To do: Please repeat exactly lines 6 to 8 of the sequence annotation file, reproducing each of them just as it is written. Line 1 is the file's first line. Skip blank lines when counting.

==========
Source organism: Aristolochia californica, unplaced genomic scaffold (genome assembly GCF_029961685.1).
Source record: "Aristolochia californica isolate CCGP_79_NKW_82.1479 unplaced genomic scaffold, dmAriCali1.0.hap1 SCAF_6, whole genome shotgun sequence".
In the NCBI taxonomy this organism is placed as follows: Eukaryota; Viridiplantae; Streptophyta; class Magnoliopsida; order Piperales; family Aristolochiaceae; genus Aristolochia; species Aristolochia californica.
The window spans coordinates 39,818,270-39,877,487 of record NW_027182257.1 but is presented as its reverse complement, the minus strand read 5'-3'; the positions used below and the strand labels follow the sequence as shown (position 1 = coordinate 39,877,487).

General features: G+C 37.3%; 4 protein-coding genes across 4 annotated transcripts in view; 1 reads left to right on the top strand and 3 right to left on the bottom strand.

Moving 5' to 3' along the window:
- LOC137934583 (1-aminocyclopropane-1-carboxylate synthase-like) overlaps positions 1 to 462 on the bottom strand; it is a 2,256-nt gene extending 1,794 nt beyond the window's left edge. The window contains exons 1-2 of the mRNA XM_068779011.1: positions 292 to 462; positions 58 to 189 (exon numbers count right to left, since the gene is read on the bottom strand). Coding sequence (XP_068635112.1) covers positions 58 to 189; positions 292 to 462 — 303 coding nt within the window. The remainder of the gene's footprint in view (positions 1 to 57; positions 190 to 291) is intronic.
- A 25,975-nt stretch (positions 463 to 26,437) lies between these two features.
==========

Moving 5' to 3' along the window:
- LOC137934583 (1-aminocyclopropane-1-carboxylate synthase-like) overlaps positions 1 to 462 on the bottom strand; it is a 2,256-nt gene extending 1,794 nt beyond the window's left edge. The window contains exons 1-2 of the mRNA XM_068779011.1: positions 292 to 462; positions 58 to 189 (exon numbers count right to left, since the gene is read on the bottom strand). Coding sequence (XP_068635112.1) covers positions 58 to 189; positions 292 to 462 — 303 coding nt within the window. The remainder of the gene's footprint in view (positions 1 to 57; positions 190 to 291) is intronic.
- A 25,975-nt stretch (positions 463 to 26,437) lies between these two features.